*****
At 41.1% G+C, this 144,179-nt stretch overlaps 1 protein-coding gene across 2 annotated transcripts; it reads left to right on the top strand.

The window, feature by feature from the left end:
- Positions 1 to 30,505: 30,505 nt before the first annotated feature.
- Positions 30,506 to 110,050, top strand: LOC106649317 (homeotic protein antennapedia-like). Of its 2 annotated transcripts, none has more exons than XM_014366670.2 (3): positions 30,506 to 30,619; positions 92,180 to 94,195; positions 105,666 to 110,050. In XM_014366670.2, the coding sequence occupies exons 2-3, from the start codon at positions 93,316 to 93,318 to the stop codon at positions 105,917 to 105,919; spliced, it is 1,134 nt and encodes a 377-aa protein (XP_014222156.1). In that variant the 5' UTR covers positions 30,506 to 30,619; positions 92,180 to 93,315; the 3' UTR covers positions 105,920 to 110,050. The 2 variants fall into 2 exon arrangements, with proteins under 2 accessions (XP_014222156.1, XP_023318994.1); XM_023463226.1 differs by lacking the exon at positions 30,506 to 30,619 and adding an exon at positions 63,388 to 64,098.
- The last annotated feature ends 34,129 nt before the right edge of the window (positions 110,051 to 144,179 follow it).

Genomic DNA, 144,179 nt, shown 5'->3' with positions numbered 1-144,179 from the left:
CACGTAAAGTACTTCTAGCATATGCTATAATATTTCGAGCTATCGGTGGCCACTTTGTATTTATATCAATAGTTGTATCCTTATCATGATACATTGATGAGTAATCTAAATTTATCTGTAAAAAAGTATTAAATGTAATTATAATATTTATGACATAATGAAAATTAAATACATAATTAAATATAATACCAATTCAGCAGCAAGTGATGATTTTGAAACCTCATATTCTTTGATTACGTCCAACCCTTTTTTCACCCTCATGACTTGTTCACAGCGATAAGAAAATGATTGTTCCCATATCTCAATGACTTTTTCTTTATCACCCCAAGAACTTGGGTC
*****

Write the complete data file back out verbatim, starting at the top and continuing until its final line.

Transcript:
At 41.1% G+C, this 144,179-nt stretch overlaps 1 protein-coding gene across 2 annotated transcripts; it reads left to right on the top strand.

The window, feature by feature from the left end:
- Positions 1 to 30,505: 30,505 nt before the first annotated feature.
- Positions 30,506 to 110,050, top strand: LOC106649317 (homeotic protein antennapedia-like). Of its 2 annotated transcripts, none has more exons than XM_014366670.2 (3): positions 30,506 to 30,619; positions 92,180 to 94,195; positions 105,666 to 110,050. In XM_014366670.2, the coding sequence occupies exons 2-3, from the start codon at positions 93,316 to 93,318 to the stop codon at positions 105,917 to 105,919; spliced, it is 1,134 nt and encodes a 377-aa protein (XP_014222156.1). In that variant the 5' UTR covers positions 30,506 to 30,619; positions 92,180 to 93,315; the 3' UTR covers positions 105,920 to 110,050. The 2 variants fall into 2 exon arrangements, with proteins under 2 accessions (XP_014222156.1, XP_023318994.1); XM_023463226.1 differs by lacking the exon at positions 30,506 to 30,619 and adding an exon at positions 63,388 to 64,098.
- The last annotated feature ends 34,129 nt before the right edge of the window (positions 110,051 to 144,179 follow it).

Genomic DNA, 144,179 nt, shown 5'->3' with positions numbered 1-144,179 from the left:
CACGTAAAGTACTTCTAGCATATGCTATAATATTTCGAGCTATCGGTGGCCACTTTGTATTTATATCAATAGTTGTATCCTTATCATGATACATTGATGAGTAATCTAAATTTATCTGTAAAAAAGTATTAAATGTAATTATAATATTTATGACATAATGAAAATTAAATACATAATTAAATATAATACCAATTCAGCAGCAAGTGATGATTTTGAAACCTCATATTCTTTGATTACGTCCAACCCTTTTTTCACCCTCATGACTTGTTCACAGCGATAAGAAAATGATTGTTCCCATATCTCAATGACTTTTTCTTTATCACCCCAAGAACTTGGGTC